Shopping, as we know it, is changing. During the holiday season, shopping centers are still packed with people choosing gifts for their loved ones, but now technology plays an increasingly significant role in how those choices are made. And paid for.
People purchase a My Cash Card, which are available as of today at more than 30,000 retail locations across the U.S. They then create an account on the companion PayPal site and load the funds into their PayPal account using the PIN number on the back of the card. From there, they can online shop to their hearts’ and wallet’s content.
This is a useful option for people who prefer or only have access to cash, but want to make purchases online. Those folks in cash-flow heavy professions (bartenders, strippers, and so on), people wary of large financial institutions, or those who simply do not have a credit/debit card can now join in the fun of online shopping.
PayPal joined with InComm for this initiative, a company that provides a suite of prepaid products. It is part of PayPal’s overarching mission to be the method that people pay for everything, online, offline, and the netherworld in-between. In August, PayPal announced a partnership with Discover that will bring its technology to the point-of-sale (POS) for millions of merchants. Once the integration is complete, consumers will be able to pay using their PayPal accounts in-store. Rather than pulling out a wallet, all they need to do is type in their mobile number and a PIN.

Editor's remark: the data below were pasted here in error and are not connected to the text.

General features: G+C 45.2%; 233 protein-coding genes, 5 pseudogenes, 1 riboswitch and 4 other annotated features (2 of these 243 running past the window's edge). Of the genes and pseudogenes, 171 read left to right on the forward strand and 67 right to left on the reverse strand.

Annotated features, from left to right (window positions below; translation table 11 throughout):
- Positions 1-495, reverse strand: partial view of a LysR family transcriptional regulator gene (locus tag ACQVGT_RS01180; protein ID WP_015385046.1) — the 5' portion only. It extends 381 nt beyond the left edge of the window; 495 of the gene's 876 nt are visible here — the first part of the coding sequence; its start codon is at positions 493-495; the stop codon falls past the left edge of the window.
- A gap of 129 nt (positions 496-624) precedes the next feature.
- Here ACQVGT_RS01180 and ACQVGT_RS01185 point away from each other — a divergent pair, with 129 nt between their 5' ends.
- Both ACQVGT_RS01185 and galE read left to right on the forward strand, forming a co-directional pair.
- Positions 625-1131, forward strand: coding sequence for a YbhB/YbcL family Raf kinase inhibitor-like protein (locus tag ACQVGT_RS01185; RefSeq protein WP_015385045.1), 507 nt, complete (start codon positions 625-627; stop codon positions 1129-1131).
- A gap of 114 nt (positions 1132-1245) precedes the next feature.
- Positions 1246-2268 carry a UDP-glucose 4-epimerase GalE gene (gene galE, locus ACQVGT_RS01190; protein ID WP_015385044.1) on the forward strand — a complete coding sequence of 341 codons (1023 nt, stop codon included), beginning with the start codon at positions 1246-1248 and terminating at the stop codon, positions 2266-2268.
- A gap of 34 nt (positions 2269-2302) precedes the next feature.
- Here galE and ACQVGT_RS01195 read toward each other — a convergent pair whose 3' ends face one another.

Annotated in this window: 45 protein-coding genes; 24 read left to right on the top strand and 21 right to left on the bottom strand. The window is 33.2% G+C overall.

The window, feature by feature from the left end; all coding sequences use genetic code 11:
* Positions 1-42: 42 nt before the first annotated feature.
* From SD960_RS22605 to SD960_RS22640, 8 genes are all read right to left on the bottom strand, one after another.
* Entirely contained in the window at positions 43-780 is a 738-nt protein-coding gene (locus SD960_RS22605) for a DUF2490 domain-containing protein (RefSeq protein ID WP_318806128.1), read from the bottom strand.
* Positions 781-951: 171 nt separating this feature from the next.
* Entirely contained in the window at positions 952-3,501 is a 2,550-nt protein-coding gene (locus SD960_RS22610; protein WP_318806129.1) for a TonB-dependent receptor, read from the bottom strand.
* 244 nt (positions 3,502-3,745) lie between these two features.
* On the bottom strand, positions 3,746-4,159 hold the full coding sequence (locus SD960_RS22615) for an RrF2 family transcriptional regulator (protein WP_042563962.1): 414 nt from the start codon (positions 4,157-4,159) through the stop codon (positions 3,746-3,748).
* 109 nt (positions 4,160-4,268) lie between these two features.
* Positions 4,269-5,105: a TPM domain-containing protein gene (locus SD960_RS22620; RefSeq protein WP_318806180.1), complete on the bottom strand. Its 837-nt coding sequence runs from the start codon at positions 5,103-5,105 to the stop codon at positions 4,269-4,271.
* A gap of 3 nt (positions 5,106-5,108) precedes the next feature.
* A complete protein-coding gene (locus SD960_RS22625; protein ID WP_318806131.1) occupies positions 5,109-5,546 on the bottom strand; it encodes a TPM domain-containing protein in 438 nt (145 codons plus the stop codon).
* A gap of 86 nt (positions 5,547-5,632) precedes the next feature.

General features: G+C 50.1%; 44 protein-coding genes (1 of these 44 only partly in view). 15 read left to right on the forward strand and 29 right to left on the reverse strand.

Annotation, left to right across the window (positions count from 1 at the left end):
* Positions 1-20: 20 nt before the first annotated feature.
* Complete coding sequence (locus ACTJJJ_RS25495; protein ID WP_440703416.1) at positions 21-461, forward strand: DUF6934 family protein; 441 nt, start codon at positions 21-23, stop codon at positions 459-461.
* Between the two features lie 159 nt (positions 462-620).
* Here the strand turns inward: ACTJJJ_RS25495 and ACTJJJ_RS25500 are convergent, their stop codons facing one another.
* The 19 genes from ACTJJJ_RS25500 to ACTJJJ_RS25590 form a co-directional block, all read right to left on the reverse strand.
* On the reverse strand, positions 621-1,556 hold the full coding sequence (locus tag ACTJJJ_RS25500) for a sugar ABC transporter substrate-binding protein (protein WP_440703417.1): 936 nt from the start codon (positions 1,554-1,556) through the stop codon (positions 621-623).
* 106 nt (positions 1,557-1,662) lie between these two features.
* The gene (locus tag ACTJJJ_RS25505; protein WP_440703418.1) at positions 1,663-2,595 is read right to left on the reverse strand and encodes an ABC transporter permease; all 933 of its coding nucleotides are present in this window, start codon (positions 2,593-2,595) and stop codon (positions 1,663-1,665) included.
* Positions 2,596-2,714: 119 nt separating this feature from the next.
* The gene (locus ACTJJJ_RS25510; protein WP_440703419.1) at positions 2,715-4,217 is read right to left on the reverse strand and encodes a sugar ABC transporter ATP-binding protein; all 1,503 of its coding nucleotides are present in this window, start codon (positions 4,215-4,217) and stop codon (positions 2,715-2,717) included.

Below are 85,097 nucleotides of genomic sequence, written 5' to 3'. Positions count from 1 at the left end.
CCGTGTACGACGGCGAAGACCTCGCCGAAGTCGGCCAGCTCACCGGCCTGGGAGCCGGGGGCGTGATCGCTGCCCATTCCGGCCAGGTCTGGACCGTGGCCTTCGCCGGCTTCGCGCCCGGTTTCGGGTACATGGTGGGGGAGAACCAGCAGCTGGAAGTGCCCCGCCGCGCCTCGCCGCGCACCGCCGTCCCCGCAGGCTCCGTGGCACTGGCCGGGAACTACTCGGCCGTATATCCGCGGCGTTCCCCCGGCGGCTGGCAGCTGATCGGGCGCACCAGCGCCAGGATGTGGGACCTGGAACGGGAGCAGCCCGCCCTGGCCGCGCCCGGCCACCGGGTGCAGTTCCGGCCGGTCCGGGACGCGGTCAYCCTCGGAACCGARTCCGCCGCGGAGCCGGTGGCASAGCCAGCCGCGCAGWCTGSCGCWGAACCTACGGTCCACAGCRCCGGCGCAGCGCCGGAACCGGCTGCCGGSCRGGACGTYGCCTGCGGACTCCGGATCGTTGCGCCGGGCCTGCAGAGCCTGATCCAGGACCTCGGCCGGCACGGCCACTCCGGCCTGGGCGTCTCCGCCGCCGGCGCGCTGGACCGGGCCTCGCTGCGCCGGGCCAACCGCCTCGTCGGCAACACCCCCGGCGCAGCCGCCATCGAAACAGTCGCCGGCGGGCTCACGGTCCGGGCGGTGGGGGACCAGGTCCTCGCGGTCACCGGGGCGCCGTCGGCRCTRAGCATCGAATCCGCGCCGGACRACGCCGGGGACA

During a roundtable chat yesterday with Hill Ferguson, PayPal’s VP of global product, he said that all these consumer engagement initiatives are in an effort to create a one-stop-shop for retail payments.
“We have spent the past year and a half reinventing and reinvigorating the brand to give it a personality,” he said. “We have 117 million active users. We help offline users get online and online users get offline to make the shopping experience as secure and convenient as possible. Our vision is to be the global digital wallet.”
PayPal started out as an internet payment service way back in the 1990s and was acquired by eBay in 2002. Like any savvy company in the e-commerce/payments space, it has put a heavy emphasis on mobile transactions and has seen record mobile shopping numbers over the past few weeks. Whether physical wallets are to be relegated to the domain of pocket watches and monocles is still up in the air. PayPal, however, is hard at work to create options for all shoppers, regardless of their payment proclivities.